When is an offset not a § 6402 offset? After the recent Tax Court memorandum opinion, Luque v. Commissioner, the answer seems to be only “when the offset didn’t actually happen.” And because of the nearly wholesale prohibition on Tax Court review of § 6402 offsets codified at § 6512(b)(4), checking to see if the offset actually happened is about as far as the court will go. The opinion serves as an illustration of the pitfalls many taxpayers face in getting to court, while also offering a look into the arcana of IRS transcript posted dates. Indeed, this latter endeavor appears to be the main objective of Judge Halpern in issuing the opinion.


The facts of the case are fairly commonplace: taxpayer files a 2011 return showing a refund and the refund is credited in its entirety against a 2009 tax liability. In this instance, after the refund was credited the IRS issued a NOD for 2011, thus allowing the taxpayer into Court to argue (1) that the offset did not arise under § 6402 and (2), even if it did, the offset never actually was credited to 2009.

Prior to issuing the opinion the Court had essentially dashed the hopes that the liability giving rise to the offset, the 2009 liability, could be reviewed (i.e. didn’t arise under § 6402) in an earlier court order. It could be noted that the judge issuing the opinion, Judge Halpern, has been involved with previous cases questioning what is and is not an offset (found here with more insight on the matter provided by the First Circuit in appeal found here). But even though the Tax Court cannot “restrain or review” a § 6402 offset by examining if the taxpayer really owes the taxes being paid through the offset under § 6512(b)(4), Judge Halpern noted that it can look to see if the offset actually happened.

As this is usually a fairly straightforward inquiry (either the taxpayer had funds credited to a prior year or they didn’t), the import of the opinion seems to be elsewhere. Indeed, what appears to motivate the Court was the educational opportunity for tax practitioners in better understanding how IRS official records work. Judge Halpern almost explicitly acknowledges this rationale:

“On March 29, 2016, we issued an order concerning the motions in which we addressed and rejected petitioners’ jurisdictional argument. We, did not, however, dispose of the motions. Instead, we ordered respondent to address seeming anomalies between his representations and entries on the official records he submitted in support of his motion. Because there may be general interest in respondent’s reconciliation of those seeming anomalies […] we use this opportunity to make that reconciliation public.” [Emphasis added.] Luque at *3 – 4.

I’ll admit that as someone who frequently pores over IRS transcripts I counted myself as an enthusiastic member of the “general interest” Judge Halpern referred to. And yet, after reading the opinion, I couldn’t help but feel that the more important aspects of the decision remained elsewhere. But more on that later.

My naïve hope was that the opinion would give more insight on the meaning of IRS transaction codes. In my experience, the codes can be extraordinarily misleading or arbitrary. As one example, the notation “additional tax assessed” often does not mean that additional (i.e. “more”) tax was assessed, or even that any assessment action took place at that time. I have had one IRS employee tell me over the phone that the “additional tax assessed” transaction code is sometimes used as a “placeholder” just to show that some action was taken on the account… even where clearly no assessment action took place because the ASED had run years ago and the balance continued to show $0. The mind fairly boggles.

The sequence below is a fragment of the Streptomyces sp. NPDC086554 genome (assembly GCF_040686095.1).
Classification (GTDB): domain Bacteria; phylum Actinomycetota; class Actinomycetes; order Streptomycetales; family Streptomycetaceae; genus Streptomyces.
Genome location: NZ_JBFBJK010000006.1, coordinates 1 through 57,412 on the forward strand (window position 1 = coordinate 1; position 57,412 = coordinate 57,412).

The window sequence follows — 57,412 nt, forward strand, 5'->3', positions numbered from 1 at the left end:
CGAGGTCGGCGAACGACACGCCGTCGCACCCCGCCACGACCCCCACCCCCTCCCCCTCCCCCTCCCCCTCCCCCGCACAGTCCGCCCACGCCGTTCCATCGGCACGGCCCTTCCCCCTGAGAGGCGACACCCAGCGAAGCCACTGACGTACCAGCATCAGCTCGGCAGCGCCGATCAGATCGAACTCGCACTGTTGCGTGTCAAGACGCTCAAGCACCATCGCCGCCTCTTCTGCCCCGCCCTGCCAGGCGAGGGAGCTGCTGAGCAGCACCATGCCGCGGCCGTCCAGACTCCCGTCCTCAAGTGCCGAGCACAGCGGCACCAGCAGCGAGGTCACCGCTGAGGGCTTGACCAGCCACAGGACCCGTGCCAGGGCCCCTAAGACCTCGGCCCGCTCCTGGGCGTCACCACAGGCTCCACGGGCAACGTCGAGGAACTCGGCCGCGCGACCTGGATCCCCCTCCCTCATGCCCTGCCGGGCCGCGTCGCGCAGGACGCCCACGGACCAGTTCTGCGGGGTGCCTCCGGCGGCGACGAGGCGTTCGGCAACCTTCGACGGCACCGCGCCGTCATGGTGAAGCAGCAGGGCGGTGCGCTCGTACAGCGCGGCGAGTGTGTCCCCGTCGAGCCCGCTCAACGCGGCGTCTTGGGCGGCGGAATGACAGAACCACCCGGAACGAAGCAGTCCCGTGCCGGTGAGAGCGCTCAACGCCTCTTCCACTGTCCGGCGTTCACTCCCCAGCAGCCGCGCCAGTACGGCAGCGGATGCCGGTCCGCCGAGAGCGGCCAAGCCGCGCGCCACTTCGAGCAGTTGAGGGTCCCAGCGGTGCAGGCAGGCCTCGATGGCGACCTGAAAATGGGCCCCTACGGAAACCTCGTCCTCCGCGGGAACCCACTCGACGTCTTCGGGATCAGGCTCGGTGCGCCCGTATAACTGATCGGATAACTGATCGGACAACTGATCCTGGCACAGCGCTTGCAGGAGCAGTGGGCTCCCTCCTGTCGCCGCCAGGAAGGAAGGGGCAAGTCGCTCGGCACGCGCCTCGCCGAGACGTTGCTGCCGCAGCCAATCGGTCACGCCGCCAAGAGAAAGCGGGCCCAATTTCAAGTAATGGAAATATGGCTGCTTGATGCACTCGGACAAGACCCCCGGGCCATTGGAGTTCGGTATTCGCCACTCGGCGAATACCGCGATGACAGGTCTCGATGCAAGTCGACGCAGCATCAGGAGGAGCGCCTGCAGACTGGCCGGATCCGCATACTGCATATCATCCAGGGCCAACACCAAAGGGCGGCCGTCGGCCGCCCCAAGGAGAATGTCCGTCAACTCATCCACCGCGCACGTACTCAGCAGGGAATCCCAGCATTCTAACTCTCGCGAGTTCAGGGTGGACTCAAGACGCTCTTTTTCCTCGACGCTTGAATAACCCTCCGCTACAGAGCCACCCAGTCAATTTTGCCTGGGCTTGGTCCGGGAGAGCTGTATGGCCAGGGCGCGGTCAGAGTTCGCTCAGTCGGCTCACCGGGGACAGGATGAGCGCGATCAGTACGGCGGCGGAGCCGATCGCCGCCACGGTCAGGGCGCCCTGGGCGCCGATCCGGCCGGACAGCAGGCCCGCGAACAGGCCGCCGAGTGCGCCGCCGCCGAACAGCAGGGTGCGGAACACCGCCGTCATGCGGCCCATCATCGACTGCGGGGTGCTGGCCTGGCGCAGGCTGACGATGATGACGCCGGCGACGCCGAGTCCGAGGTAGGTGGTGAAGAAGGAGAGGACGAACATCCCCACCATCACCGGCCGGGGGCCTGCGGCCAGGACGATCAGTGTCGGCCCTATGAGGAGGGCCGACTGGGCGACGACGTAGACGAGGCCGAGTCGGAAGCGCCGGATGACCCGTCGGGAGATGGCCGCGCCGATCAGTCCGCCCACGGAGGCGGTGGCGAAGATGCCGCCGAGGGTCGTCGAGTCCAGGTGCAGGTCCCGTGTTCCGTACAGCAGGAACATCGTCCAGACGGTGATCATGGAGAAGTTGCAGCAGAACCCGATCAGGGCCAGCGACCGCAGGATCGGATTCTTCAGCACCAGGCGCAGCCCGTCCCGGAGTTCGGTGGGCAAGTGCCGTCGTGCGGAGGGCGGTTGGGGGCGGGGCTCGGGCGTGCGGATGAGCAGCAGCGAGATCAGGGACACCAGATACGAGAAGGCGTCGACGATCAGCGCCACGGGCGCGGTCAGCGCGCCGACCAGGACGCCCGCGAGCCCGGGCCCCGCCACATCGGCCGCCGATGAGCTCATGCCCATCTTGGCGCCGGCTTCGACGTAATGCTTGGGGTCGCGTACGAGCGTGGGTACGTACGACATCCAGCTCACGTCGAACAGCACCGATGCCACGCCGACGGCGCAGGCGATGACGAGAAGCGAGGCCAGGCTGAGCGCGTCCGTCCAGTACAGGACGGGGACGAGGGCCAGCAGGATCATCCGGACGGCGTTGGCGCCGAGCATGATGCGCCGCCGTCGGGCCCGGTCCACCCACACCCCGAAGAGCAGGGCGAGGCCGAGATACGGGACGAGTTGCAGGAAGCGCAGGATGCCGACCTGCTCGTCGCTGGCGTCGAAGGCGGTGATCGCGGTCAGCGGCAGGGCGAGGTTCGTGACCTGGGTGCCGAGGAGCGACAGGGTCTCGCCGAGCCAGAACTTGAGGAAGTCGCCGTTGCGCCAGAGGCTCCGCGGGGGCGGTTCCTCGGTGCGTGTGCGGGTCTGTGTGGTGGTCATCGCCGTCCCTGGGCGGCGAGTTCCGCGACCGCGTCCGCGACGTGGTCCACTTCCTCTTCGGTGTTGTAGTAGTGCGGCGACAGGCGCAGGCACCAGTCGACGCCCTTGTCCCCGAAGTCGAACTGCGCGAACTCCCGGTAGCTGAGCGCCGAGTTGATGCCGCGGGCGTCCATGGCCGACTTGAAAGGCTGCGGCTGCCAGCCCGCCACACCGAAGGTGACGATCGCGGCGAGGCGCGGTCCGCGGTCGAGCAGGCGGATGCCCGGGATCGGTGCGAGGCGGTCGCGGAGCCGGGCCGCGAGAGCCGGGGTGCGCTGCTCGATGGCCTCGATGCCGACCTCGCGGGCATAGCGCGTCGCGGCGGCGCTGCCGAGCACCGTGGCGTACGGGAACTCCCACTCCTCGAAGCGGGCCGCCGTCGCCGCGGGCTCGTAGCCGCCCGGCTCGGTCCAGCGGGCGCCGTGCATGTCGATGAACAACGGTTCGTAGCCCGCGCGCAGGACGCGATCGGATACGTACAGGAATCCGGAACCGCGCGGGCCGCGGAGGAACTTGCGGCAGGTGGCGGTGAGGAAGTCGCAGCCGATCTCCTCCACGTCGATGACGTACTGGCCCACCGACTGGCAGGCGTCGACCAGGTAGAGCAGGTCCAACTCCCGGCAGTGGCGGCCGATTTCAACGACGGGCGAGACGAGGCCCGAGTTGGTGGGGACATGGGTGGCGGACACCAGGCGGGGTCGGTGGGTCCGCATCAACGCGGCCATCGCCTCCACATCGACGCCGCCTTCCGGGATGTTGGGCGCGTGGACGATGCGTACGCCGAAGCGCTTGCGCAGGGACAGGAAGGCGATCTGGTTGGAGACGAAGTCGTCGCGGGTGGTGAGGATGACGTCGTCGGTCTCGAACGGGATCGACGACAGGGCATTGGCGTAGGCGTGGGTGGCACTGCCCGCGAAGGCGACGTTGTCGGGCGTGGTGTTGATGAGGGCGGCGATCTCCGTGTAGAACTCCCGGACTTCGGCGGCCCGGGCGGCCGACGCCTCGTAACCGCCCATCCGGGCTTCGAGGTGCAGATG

The opinion did not much address such things. However, if you are looking for insight on posted dates and cycle numbers you are in luck. I won’t spoil you with the mechanics (some may say, minutia) of their complete inner workings. You can read that for yourself at pages *12 – 14. I will, however, provide the general take-away points.

First of all, a “posted date” is the effective date of the transaction, which is either the actual date the transaction processing was finalized or the date it is deemed to have occurred by law (like withholding always being credited as paid on the last day to timely file). Meanwhile, a “cycle number” pertains to the dates the IRS actually processed the transaction. In the transcripts that are readily available to taxpayers and practitioners, the “cycle number” field is often left blank. This has never bothered me much because on the account transcript alone the cycle number is mostly useless: it leads off with a year (e.g. 2012) and ends with a number that appears to mean nothing. In Luque, for example, the cycle number was 201219, which corresponded to transactions taking place in 2012 over the month of… May. The 19, as far as I can tell, only has meaning if you have access to an IRS list of 2012 cycle numbers with their corresponding dates, as the IRS Appeals Officer does. With access to that list, you can then glean when the transaction was actually processed by the IRS: a three-step procedure concluding, in most cases, with the effective “posting date” (see above) unless there is an otherwise designated effective date.

This is all to say that cycle numbers are unlikely to matter much unless you are playing a game of inches (likely in a statute of limitations scenario). It also serves as a reminder that the law has numerous artificial constructs for when something is deemed to have actually taken place (like when you are deemed to have paid in withholding). Reconciling anomalies in these dates on the IRS records (when the return was filed, when the return was processed, and when the withholding was credited) was the reason the Court felt the matter was not resolved simply by saying “it was a § 6402 offset, and we have no jurisdiction to review those.”